The RN should always meet the needs and demands of the patient. The patient’s feedback should always be taken under serious consideration ensuring that safe and quality care is provided. The health professionals should have strong communication among associated care providers about the details of the patient’s progress/deterioration of health so that an effective plan can be made and implemented as soon as possible. According to Cain et al. (2018), cultural backgrounds can impact palliative care and decision-making because some patient's decisions are based on their beliefs that create difficulty for care providers to implement the care plan as per the patient’s beliefs. A belief in god can be used in some cases to cope with the patient in his/her situation whereas in some cases the beliefs can negatively impact the criteria of care provided by the care providers.
If a similar situation occurs in the future, then I will ensure that the patient is provided with a proper environment, his/her cultural beliefs are taken into serious considerations. The patient’s requirements should be met and treated with dignity. If the patient is not improving with a particular method then as per his/her progress report an alternative new/different method should be executed for care as soon as possible and there should be no failure of communication among the care providers and with the patient as well. As the decision in palliative care taken by the nurses is very important for the patient’s health so, the RN should always share complete details of the patient with the seniors or associated care providers (Avati et al., 2018). According to Brighton & Bristowe (2016), a timely and effective decision can change the actual outcome of the critical situation resulting in a positive outcome. Without a failure of communication, collaborative and comprehensive care will be provided to the patient as every patient has the right to a safe environment and quality care. The factors like cultural and environmental aspects should be taken into serious considerations in palliative care because effective care will relieve the pain of the patient and offers a support system to encourage the patient to recover from complex situation as soon as possible.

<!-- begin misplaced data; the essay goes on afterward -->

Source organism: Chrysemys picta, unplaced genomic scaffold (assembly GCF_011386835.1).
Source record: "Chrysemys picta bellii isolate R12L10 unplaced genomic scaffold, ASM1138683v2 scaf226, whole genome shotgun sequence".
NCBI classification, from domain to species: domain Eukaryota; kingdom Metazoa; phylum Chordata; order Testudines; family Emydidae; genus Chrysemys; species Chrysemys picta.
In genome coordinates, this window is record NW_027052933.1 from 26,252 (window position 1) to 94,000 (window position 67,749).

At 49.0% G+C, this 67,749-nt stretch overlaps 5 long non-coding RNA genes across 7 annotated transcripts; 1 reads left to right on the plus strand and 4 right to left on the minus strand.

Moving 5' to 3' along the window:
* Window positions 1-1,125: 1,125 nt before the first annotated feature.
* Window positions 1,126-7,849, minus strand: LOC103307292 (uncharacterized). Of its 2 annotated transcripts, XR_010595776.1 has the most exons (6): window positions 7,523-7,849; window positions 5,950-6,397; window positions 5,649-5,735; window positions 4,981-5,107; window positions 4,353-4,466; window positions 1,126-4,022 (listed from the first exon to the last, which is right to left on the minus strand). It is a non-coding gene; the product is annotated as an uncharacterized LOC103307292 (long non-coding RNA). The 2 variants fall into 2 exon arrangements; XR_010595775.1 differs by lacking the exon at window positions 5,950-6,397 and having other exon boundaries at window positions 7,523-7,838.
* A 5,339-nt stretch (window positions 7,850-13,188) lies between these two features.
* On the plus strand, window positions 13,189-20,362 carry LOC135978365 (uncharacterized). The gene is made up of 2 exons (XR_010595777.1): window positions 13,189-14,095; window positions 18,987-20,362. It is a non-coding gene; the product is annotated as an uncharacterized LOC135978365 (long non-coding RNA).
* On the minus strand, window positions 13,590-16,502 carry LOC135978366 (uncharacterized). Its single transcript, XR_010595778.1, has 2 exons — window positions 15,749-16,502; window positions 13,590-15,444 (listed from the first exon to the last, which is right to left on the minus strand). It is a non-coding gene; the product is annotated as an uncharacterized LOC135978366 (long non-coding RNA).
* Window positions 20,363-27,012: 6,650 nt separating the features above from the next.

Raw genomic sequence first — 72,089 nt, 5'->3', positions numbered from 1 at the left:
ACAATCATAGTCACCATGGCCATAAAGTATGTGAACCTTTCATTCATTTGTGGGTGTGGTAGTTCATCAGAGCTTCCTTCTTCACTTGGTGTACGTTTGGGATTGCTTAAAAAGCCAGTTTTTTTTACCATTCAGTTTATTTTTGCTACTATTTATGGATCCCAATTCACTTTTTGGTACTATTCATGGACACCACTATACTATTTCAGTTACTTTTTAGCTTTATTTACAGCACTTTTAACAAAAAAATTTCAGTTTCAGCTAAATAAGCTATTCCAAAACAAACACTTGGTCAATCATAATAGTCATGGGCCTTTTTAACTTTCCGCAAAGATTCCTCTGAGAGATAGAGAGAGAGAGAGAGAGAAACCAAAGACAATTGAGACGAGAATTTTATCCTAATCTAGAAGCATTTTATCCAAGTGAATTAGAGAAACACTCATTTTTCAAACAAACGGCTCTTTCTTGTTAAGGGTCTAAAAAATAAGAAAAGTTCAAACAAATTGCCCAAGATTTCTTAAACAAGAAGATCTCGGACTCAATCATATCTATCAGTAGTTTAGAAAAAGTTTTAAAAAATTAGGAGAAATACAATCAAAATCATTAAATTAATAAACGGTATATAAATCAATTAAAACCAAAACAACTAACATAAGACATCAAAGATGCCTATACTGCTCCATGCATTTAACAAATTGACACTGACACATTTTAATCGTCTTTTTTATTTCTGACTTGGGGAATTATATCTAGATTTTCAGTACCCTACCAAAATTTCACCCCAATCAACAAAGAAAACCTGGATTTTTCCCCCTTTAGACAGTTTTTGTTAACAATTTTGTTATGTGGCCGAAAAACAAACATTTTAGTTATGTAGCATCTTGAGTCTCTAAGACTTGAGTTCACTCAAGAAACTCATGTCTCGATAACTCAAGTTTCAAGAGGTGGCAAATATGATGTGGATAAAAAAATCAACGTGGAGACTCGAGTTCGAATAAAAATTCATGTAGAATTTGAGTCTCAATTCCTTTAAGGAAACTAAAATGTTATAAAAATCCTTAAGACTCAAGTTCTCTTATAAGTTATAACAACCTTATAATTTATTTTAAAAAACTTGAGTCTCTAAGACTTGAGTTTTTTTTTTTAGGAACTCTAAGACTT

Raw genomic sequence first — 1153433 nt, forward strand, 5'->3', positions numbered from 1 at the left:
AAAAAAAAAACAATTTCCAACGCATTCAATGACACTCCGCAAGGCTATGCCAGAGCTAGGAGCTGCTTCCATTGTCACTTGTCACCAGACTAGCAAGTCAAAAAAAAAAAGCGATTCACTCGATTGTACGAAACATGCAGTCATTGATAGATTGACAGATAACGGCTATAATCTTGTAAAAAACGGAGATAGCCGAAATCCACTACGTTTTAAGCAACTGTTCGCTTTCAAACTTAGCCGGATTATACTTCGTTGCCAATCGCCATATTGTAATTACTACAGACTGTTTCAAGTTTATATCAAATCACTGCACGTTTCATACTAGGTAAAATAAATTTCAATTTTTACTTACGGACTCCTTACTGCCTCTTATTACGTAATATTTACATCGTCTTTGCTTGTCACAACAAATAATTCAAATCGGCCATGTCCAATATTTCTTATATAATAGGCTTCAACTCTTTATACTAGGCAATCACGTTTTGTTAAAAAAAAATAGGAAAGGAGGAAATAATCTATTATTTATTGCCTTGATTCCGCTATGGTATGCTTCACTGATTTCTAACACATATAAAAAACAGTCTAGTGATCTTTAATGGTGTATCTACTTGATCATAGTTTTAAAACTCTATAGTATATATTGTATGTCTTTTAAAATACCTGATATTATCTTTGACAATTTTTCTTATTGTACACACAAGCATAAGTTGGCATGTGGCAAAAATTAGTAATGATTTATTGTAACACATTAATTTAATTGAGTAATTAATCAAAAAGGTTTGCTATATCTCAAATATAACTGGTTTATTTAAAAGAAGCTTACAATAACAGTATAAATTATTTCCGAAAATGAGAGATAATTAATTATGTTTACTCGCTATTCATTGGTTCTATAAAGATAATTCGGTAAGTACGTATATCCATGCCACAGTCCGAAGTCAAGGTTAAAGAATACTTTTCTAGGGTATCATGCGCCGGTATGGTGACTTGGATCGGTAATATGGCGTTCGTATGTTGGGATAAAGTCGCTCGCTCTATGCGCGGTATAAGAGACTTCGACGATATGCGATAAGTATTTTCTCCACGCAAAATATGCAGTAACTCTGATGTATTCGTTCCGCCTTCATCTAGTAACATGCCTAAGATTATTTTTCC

Australian Institute of Health and Welfare. (2020). Australia’s Health. Retrieved from: https://www.aihw.gov.au/getmedia/7c42913d-295f-4bc9-9c24-4e44eff4a04a/aihw-aus-221.pdf
Avati, A., Jung, K., Harman, S., Downing, L., Ng, A., & Shah, N. H. (2018). Improving palliative care with deep learning. BMC Medical Informatics and Decision Making, 18(4), 122. https://doi.org/10.1186/s12911-018-0677-8
Brighton, L. J., & Bristowe, K. (2016). Communication in palliative care: Talking about the end of life, before the end of life. Postgraduate Medical Journal, 92(1090), 466-470. http://dx.doi.org/10.1136/postgradmedj-2015-133368
Cain, C. L., Surbone, A., Elk, R., & Kagawa-Singer, M. (2018). Culture and palliative care: Preferences, communication, meaning, and mutual decision making. Journal of Pain and Symptom Management, 55(5), 1408-1419. https://doi.org/10.1016/j.jpainsymman.2018.01.007
Müller, M., Jürgens, J., Redaèlli, M., Klingberg, K., Hautz, W. E., & Stock, S. (2018). Impact of the communication and patient hand-off tool SBAR on patient safety: A systematic review. BMJ Open, 8(8). http://dx.doi.org/10.1136/bmjopen-2018-022202
Robinson, J., Gott, M., Gardiner, C., & Ingleton, C. (2018). The impact of the environment on patient experiences of hospital admissions in palliative care. BMJ Supportive & Palliative Care, 8(4), 485-492. http://dx.doi.org/10.1136/bmjspcare-2015-000891